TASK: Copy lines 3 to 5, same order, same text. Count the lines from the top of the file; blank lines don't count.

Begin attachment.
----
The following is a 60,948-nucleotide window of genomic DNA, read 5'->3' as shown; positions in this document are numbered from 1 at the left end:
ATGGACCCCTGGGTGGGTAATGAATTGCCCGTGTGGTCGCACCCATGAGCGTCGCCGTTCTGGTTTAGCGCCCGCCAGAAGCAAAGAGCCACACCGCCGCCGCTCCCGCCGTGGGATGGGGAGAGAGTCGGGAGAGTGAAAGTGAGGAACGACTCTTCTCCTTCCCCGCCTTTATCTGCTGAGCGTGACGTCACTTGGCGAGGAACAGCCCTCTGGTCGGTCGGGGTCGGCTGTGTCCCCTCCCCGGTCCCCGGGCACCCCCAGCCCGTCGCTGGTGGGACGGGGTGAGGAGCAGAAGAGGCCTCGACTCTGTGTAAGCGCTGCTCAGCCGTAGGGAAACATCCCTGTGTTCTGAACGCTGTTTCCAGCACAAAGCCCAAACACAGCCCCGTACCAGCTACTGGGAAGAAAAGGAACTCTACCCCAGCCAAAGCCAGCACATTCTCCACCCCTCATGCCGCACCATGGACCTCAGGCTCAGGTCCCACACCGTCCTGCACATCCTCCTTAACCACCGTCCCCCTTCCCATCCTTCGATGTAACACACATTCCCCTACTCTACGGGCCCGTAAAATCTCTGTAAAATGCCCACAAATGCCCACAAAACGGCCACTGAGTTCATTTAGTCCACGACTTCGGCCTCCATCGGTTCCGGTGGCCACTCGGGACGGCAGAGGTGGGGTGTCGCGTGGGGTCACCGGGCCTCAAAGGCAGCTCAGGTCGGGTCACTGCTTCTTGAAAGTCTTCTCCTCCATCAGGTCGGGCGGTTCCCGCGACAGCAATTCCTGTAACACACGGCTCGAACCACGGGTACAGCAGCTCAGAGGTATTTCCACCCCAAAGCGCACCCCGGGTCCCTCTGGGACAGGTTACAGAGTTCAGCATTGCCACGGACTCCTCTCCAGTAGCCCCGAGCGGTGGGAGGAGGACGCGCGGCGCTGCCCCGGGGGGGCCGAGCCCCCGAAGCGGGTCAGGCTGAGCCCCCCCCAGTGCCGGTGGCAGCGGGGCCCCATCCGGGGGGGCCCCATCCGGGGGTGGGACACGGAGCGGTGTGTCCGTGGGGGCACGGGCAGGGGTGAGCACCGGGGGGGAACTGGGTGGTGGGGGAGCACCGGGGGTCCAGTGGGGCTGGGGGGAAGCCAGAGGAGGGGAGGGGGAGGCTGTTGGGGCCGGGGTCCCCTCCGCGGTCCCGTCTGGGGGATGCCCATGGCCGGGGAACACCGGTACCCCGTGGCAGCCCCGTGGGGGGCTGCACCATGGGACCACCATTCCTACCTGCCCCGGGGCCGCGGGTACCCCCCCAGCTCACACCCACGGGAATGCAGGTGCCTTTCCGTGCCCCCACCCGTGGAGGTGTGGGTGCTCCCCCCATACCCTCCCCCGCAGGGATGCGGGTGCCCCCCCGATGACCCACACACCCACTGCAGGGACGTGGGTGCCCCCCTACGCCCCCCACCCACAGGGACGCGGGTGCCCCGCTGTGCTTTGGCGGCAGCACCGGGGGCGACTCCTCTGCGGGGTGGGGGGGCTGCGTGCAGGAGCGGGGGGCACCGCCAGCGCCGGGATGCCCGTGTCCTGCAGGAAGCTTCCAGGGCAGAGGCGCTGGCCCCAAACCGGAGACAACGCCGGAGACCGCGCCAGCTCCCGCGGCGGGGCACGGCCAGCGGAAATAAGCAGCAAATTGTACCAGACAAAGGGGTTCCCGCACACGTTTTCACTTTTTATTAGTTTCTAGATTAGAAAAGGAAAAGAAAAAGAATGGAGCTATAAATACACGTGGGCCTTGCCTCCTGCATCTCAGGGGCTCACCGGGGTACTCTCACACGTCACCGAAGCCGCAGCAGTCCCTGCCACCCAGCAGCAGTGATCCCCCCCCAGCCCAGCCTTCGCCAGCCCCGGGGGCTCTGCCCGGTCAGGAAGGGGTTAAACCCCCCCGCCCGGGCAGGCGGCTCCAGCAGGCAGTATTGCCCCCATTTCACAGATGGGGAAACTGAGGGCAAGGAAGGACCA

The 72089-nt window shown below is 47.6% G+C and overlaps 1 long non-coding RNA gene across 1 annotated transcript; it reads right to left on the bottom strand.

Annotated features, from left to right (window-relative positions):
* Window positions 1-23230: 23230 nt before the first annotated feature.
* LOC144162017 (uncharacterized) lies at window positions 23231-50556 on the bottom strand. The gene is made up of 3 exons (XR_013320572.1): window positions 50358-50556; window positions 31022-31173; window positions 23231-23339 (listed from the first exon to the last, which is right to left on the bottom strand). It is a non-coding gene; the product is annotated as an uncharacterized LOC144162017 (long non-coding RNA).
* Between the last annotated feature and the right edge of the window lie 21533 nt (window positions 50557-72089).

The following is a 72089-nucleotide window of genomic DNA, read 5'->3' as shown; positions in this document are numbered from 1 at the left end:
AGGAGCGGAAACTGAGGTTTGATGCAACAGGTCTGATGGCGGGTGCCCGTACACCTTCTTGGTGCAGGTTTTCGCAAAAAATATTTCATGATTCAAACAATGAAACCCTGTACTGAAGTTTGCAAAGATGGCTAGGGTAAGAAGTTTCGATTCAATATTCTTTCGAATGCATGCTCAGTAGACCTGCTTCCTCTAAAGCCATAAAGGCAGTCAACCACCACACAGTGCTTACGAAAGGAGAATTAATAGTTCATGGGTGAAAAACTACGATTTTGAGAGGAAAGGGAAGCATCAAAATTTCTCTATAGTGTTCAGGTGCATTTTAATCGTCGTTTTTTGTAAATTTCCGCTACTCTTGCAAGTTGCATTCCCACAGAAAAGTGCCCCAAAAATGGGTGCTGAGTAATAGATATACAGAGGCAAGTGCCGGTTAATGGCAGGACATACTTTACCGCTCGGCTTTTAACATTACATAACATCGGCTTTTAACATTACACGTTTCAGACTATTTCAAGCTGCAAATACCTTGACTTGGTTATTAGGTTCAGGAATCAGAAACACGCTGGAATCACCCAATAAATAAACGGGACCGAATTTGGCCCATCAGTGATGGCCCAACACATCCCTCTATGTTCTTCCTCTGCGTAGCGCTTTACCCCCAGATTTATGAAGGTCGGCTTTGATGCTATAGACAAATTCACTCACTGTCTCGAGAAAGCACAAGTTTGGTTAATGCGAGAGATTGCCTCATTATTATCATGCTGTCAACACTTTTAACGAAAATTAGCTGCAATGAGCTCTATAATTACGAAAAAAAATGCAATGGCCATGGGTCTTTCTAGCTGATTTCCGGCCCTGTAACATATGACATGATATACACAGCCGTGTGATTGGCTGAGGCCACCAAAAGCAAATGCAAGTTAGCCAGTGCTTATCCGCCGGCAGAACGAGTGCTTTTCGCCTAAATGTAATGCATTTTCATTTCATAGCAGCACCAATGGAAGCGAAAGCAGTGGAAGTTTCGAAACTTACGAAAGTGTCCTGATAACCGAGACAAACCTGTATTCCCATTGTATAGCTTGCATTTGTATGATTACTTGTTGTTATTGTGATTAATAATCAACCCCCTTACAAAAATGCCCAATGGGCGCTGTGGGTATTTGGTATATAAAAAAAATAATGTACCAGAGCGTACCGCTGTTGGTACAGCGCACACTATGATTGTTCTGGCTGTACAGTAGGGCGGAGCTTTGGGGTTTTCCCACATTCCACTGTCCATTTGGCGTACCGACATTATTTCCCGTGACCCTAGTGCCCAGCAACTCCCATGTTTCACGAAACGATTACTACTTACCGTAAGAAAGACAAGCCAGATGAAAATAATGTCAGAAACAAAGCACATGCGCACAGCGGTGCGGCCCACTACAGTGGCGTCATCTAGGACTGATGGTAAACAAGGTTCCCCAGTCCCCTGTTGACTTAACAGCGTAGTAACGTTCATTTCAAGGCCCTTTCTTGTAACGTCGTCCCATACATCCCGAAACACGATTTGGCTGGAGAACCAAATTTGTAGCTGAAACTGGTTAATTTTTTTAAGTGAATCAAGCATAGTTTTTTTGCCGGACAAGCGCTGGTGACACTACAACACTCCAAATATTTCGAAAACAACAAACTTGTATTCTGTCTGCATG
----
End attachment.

The 72089-nt window shown below is 47.6% G+C and overlaps 1 long non-coding RNA gene across 1 annotated transcript; it reads right to left on the bottom strand.

Annotated features, from left to right (window-relative positions):
* Window positions 1-23230: 23230 nt before the first annotated feature.